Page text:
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New transplant hope as lung is 'repaired' and given to patient

By Jo Macfarlane

Surgeons have for the first time repaired an injured donor lung and transplanted it into a patient.

The lung did not meet strict quality standards and would normally have been discarded. But, using a new technique, doctors kept it ‘alive’ and repaired it with a combination of drugs and stem cells.

Lungs are usually removed from patients who die of brain injuries. But because the brain releases inflammatory enzymes when it shuts down, only about 15 per cent are viable for transplant.

X-Ray: Doctors have for the first time repaired an injured donor lung and transplanted it into a patient

X-Ray: Doctors have for the first time repaired an injured donor lung and transplanted it into a patient

These healthy organs are then cooled and are usable for about six to eight hours.

Under the new procedure, the lungs are transferred to a protective chamber and connected to ventilators and filters, which allow an oxygen-carrying solution to flow through them.

The temperature of the lungs is increased over 30 minutes until it reaches 37C (99F), at which point they can be preserved for between 12 and 18 hours, allowing doctors to assess the quality of the organ and treat it accordingly.

The lungs also partially use their own regenerative powers to heal in the same way they would inside the body.

The system was developed in Toronto, Canada. Lead researcher Shaf Keshavjee said: ‘This will be a significant improvement in the utilisation, and quality of organs.

'It has applications for all organs, and transplantation will become more like blood banks, with organs tested and then stored.’

The technique has been successfully used in four transplants.

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It’s Survival of the Weak and Scrawny

By Lily Huang

Some of the most iconic photographs of Teddy Roosevelt, one of the first conservationists in American politics, show the president posing companionably with the prizes of his trophy hunts. An elephant felled in Africa in 1909 points its tusks skyward; a Cape buffalo, crowned with horns in the shape of a handlebar mustache, slumps in a Kenyan swamp. In North America, he stalked deer, pronghorn antelope, bighorn sheep and elk, which he called "lordly game" for their majestic antlers. What's remarkable about these photographs is not that they depict a hunter who was also naturalist John Muir's staunchest political ally. It's that just 100 years after his expeditions, many of the kind of magnificent trophies he routinely captured are becoming rare.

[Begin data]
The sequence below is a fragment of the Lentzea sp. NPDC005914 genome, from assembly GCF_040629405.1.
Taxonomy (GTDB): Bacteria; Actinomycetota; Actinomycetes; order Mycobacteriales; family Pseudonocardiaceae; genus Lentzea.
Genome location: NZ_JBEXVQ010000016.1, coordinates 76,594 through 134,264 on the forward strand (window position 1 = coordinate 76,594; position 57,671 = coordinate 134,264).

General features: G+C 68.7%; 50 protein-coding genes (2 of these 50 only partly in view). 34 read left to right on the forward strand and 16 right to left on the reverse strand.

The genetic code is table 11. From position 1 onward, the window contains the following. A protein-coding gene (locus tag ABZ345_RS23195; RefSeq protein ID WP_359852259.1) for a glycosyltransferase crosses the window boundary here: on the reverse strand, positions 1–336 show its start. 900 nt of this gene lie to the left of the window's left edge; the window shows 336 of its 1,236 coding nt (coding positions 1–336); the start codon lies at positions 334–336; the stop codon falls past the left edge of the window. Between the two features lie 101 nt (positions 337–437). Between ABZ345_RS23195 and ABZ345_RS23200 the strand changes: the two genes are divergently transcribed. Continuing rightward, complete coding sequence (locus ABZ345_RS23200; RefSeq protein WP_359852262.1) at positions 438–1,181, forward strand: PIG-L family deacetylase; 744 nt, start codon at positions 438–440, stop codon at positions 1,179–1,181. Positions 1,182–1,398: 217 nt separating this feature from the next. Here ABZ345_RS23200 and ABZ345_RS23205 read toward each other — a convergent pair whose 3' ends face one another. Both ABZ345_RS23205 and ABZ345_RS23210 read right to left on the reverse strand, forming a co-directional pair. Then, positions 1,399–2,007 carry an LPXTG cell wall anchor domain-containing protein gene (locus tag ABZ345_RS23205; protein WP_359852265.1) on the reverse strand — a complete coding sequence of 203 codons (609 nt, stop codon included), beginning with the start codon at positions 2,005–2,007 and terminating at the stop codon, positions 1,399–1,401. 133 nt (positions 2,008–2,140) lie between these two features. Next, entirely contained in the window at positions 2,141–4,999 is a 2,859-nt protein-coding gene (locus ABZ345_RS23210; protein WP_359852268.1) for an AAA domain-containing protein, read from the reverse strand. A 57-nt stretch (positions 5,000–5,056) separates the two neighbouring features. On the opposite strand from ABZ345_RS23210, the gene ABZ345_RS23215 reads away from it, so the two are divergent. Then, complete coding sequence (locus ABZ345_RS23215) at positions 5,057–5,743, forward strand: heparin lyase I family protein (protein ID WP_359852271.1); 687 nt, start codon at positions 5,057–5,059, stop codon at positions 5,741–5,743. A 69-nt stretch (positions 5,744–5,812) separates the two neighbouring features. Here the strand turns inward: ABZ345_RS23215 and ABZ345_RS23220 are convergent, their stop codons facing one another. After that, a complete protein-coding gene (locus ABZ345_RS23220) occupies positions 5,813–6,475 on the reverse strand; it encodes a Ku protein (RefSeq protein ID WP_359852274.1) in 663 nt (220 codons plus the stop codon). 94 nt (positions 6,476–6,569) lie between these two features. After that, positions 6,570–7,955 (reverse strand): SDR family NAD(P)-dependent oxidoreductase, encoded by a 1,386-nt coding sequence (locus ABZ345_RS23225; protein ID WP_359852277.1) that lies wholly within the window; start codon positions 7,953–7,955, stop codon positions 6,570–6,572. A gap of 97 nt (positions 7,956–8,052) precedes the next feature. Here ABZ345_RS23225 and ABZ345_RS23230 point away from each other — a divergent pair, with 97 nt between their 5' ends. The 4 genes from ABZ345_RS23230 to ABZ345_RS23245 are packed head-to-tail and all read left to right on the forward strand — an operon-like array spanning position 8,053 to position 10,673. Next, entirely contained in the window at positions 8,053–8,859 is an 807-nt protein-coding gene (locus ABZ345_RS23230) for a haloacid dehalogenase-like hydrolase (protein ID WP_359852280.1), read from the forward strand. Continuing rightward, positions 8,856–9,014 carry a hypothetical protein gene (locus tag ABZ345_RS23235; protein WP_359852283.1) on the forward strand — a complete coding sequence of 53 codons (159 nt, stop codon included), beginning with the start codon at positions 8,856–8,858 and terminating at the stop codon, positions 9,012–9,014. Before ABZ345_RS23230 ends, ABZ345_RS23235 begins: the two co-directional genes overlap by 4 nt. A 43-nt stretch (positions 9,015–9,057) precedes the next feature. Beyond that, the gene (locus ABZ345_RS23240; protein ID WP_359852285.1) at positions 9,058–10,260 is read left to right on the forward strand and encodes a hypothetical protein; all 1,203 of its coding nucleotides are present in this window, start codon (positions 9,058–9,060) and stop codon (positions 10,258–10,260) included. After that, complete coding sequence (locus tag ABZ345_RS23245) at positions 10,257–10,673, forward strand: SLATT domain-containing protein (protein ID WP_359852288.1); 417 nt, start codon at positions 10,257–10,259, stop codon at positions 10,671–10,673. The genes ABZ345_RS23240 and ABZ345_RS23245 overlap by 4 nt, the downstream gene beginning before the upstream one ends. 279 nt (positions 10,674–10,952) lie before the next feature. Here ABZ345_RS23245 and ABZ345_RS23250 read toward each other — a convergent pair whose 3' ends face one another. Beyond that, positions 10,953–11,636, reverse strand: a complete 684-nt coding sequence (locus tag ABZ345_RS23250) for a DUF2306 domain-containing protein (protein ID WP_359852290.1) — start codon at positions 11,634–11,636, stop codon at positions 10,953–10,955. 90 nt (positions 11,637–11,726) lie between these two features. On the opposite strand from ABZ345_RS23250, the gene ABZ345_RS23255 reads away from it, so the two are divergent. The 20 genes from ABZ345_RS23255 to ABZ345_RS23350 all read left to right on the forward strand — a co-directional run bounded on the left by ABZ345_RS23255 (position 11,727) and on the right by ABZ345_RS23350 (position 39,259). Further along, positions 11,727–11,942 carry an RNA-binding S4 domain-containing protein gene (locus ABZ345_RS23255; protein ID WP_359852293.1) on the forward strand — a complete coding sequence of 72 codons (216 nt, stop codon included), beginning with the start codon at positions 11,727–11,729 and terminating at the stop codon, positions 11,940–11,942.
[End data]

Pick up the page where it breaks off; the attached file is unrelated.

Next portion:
Elk still range across parts of North America, but every hunting season brings a greater challenge to find the sought-after bull with a towering spread of antlers. Africa and Asia still have elephants, but Roosevelt would have regarded most of them as freaks, because they don't have tusks. Researchers describe what's happening as none other than the selection process that Darwin made famous: the fittest of a species survive to reproduce and pass along their traits to succeeding generations, while the traits of the unfit gradually disappear. Selective hunting—picking out individuals with the best horns or antlers, or the largest piece of hide—works in reverse: the evolutionary loser is not the small and defenseless, but the biggest and best-equipped to win mates or fend off attackers.

When hunting is severe enough to outstrip other threats to survival, the unsought, middling individuals make out better than the alpha animals, and the species changes. "Survival of the fittest" is still the rule, but the "fit" begin to look unlike what you might expect. And looks aren't the only things changing: behavior adapts too, from how hunted animals act to how they reproduce. There's nothing wrong with a species getting molded over time by new kinds of risk. But some experts believe problems arise when these changes make no evolutionary sense.

Ram Mountain in Alberta, Canada, is home to a population of bighorn sheep, whose most vulnerable individuals are males with thick, curving horns that give them a regal, Princess Leia look. In the course of 30 years of study, biologist Marco Festa-Bianchet of the University of Sherbrooke in Quebec found a roughly 25 percent decline in the size of these horns, and both male and female sheep getting smaller. There's no mystery on Ram Mountain: male sheep with big horns tend to be larger and produce larger offspring. During the fall rut, or breeding season, these alpha rams mate more than any other males, by winning fights or thwarting other males' access to their ewes. Their success, however, is contingent upon their surviving the two-month hunting season just before the rut, and in a strange way, they're competing against their horns. Around the age of 4, their horn size makes them legal game—several years before their reproductive peak. That means smaller-horned males get far more opportunity to mate.

Other species are shrinking, too. Australia's red kangaroo has become noticeably smaller as poachers target the largest animals for leather. The phenomenon has been most apparent in harvested fish: since fishing nets began capturing only fish of sufficient size in the 1980s, the Atlantic cod and salmon, several flounders and the northern pike have all propagated in miniature.